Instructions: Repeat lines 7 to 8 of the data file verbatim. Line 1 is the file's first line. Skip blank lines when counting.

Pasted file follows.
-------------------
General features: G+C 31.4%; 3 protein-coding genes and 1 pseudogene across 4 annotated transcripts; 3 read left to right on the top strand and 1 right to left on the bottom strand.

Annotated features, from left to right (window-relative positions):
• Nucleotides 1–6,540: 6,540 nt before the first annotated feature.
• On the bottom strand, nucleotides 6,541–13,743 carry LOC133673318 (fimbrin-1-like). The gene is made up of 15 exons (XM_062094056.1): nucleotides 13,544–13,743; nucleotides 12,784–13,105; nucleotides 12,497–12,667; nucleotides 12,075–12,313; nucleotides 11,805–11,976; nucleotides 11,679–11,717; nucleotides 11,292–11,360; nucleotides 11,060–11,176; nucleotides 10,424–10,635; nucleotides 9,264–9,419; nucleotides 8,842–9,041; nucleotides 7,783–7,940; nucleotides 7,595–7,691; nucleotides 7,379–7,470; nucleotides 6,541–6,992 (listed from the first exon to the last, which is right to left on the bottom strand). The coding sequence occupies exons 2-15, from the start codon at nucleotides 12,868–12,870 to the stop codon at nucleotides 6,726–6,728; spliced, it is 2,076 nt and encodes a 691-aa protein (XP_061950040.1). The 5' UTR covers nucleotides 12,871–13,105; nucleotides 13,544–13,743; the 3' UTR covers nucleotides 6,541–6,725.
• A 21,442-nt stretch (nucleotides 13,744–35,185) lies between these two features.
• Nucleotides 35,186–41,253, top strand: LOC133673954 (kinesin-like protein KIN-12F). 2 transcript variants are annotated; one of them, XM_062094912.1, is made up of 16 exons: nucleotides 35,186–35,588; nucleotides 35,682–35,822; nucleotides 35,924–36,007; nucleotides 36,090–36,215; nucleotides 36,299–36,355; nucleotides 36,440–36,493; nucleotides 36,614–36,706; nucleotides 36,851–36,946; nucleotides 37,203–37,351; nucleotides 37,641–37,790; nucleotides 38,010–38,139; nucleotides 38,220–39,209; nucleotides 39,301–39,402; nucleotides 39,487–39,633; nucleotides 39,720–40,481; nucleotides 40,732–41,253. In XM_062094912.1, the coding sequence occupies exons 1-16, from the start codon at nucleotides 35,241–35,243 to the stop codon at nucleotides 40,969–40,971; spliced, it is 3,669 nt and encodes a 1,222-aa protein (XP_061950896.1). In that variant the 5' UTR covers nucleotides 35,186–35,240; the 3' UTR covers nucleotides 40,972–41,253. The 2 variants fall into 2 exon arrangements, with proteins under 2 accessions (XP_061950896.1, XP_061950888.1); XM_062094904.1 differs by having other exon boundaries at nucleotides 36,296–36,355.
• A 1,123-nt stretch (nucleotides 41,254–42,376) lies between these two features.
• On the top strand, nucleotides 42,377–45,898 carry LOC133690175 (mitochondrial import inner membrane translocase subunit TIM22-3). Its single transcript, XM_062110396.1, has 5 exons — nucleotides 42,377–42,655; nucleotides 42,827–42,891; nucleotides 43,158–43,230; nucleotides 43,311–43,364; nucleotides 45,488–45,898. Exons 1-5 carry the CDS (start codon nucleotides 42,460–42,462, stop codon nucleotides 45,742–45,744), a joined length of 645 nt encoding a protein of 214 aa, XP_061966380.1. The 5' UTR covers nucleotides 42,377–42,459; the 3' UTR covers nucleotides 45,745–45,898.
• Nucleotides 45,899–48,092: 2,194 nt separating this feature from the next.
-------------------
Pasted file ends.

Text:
• A 1,123-nt stretch (nucleotides 41,254–42,376) lies between these two features.
• On the top strand, nucleotides 42,377–45,898 carry LOC133690175 (mitochondrial import inner membrane translocase subunit TIM22-3). Its single transcript, XM_062110396.1, has 5 exons — nucleotides 42,377–42,655; nucleotides 42,827–42,891; nucleotides 43,158–43,230; nucleotides 43,311–43,364; nucleotides 45,488–45,898. Exons 1-5 carry the CDS (start codon nucleotides 42,460–42,462, stop codon nucleotides 45,742–45,744), a joined length of 645 nt encoding a protein of 214 aa, XP_061966380.1. The 5' UTR covers nucleotides 42,377–42,459; the 3' UTR covers nucleotides 45,745–45,898.